Why would a jewish girl from Florida take $75,000 saved from 13 years as a sales manager and, in 1989, buy beachfront property on a Fijian island where she’d live a simple life of huts, water-bucket baths and kerosene-lantern lights? Leave it to her smooth-talking boy- friend, a chef, who suggested they move to the Garden Island of Taveuni and open a restaurant. But why, five years later, would she stay put after he left? Particularly since she couldn’t cook? Ronna Goldstein shares with us how Fiji — and the island women who stood by her side — stole her heart.
Tell us why you chose to move to Fiji. There’s something very magical about this country, something about it that just draws the right people. You may be on a little island, but somehow you become more aware of the world around you and your place in it.
How long did it take you to actually move to Taveuni? Overnight. But it took a year for the container with my stuff to get here. We opened the restaurant, Coconut Grove, on a shoestring. He cooked and I did everything else.
Then he left. What happened? He liked the idea of living in paradise more than he liked the idea of working in paradise. I remember watching him get in the taxi to leave and turning to Bimla, my right-hand girl, and saying, “There goes our cook. Now what are we going to do?” And Bimla smiled and said, “Don’t worry, I’ll cook.” And I had to remind her that she didn’t know how to cook and neither did I! But we learned — both of us.
So things worked out? Not initially. My heart wasn’t in it anymore, and I decided to sell Coconut Grove, which at that point was a restaurant and one bure that I rented out. I posted flyers around town saying, “Ready to Give Up the Rat Race?” Before long, an Australian woman came by and made an offer, and I made plans to return to the real world. Then a friend came for a visit and told me I was a damn fool for selling the place. “Just what do you think is waiting for you back in Florida?” he asked me. I said, “Another shot at love?” He said, “Ronna, this is where you belong. You just need to find a different way of giving and receiving love.” So I called up the Australian woman and backed out of the deal.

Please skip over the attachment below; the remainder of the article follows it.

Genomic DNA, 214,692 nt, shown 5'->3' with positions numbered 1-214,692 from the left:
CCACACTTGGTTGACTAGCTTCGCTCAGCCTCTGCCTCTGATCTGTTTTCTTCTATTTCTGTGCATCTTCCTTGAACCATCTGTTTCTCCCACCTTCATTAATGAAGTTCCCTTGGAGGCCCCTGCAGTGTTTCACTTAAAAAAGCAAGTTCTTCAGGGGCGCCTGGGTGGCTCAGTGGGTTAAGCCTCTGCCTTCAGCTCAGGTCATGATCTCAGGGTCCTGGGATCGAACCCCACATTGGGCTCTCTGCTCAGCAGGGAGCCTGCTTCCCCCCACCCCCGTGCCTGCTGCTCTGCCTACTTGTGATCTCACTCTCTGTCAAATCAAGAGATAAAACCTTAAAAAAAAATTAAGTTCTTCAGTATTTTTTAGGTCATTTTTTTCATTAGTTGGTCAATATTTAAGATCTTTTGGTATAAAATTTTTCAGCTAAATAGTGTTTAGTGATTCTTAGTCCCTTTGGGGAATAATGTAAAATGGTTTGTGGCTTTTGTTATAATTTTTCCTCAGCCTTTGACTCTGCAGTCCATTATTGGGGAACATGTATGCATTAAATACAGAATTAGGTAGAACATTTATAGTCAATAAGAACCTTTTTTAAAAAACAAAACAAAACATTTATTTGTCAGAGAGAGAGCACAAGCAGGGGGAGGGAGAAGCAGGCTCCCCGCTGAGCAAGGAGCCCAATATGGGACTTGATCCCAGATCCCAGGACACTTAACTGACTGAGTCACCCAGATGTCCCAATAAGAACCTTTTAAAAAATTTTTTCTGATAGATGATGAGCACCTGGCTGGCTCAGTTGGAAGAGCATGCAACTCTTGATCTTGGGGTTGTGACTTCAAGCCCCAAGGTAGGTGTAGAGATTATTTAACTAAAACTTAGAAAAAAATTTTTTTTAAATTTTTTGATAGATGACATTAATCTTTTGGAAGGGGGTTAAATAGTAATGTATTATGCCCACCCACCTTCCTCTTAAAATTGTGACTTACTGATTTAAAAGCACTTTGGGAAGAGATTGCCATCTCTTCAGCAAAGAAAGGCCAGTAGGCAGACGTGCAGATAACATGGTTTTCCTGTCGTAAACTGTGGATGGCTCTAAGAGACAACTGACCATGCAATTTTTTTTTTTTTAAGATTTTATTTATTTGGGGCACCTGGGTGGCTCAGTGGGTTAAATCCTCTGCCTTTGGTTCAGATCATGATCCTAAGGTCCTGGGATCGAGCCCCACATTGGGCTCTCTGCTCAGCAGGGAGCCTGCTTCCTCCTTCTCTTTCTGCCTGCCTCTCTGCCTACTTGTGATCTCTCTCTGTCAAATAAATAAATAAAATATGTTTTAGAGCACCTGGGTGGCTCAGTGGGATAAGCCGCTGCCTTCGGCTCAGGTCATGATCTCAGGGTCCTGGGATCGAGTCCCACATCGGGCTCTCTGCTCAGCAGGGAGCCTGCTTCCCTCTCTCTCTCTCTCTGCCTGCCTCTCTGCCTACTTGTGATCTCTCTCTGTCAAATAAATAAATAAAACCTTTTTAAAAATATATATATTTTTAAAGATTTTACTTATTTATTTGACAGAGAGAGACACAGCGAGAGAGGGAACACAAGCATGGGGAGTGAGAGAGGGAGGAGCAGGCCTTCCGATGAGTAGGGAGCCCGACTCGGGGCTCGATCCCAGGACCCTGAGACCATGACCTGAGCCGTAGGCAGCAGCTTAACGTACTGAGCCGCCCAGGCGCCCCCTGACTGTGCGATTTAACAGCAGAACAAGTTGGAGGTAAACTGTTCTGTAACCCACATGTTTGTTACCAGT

How’d she take that? She was very Zen about it. She said, “Maybe that’s the way it’s meant to be.” So I stayed. And Bimla is still here, cooking for me. Her mom, Madhaia, tended my organic vegetable garden for years until she died last October. I miss her terribly. But I’ve got the other girls — Serah, Kata, Lily, Vina, Elenoa. They all work here. I don’t know if I adopted them or they adopted me, but we all keep the Coconut Grove going.
What’s it like here on a Saturday night? We have a Fiji buffet at the restaurant and the Band Boys — Petero, Tony, Manasa, and George — come down from the village with their ukuleles and guitars and sit on the floor and play for anyone who’s interested. It’s the most beautiful music you’ll ever hear in your life. And then I’m in bed by 9 p.m.
What ‘s been your best discovery after living here for 18 years? It took my boyfriend leaving for me to realize that I ended up here so I could help others. I’m part of a group that funds scholarships for boys and girls on the island. Education on Fiji is free, but it might cost $10 a week to take the bus to school, so if you have five kids, how do you pay for that?
So what is the oddest thing about living on Taveuni? That I can watch Larry King Live every night, which I do, yet we have no electricity on the island. Everybody uses alternative energy and has their own generator as a backup. It’s crazy.
What do you think surprises travelers most about Taveuni? That you can’t get popcorn here. That and there are no realtors on the island. It’s like the guest who asked me where she could get her nails done and I said, “Sydney!”
I hate to bring this up, but how come you’re so pale? People think that living on an island means hanging out on the beach every day and going snorkeling whenever you want. Wrong! I work all the time. Who’s got time to get a tan?
What ‘s your favorite island dish? My favorite dish is anything out of the ocean. I think we have the best food on the islands. Our kokoda (Fijian ceviche) is fabulous, and I eat it all the time.
How long did it take you to get used to living on Taveuni? First of all, that’s a linear question, and you don’t think like that on the island. Personally, I knew that I’d become acclimated to Fiji when one day a guest asked me what day it was and I said, “October?” She thought I was joking. I wasn’t.
Tell us something wonderful everyone should experience on Taveuni. If you want to feel what Fiji is really about, you should spend a Sunday morning in the mission church in Wairiki. It’s built out of stone and has these beautiful stained glass windows. There are no pews. Everyone just sits cross-legged on the floor and listens to the gospel choir. That alone is worth a trip to this island.
Facts of Life
- Climate: Tropical
- Population of island: 14,000
- House starting price: $135,000
- Travel from the US: Fly Air Pacific from L.A. to Nadi; Air Fiji and Pacific Sun have connecting flights to Taveuni Airport in Matei.
- Closest hospital: Taveuni Hospital in Waiyevo
- Price of local beer: About $1.75 for Fiji Bitter.
- Languages: English, Fijian, Hindustani
- Ease of immigration: Somewhat difficult; moves require proper permission.
- Ease of buying a home: Easy, though there are not too many homes available.
- Website: puretaveuni.com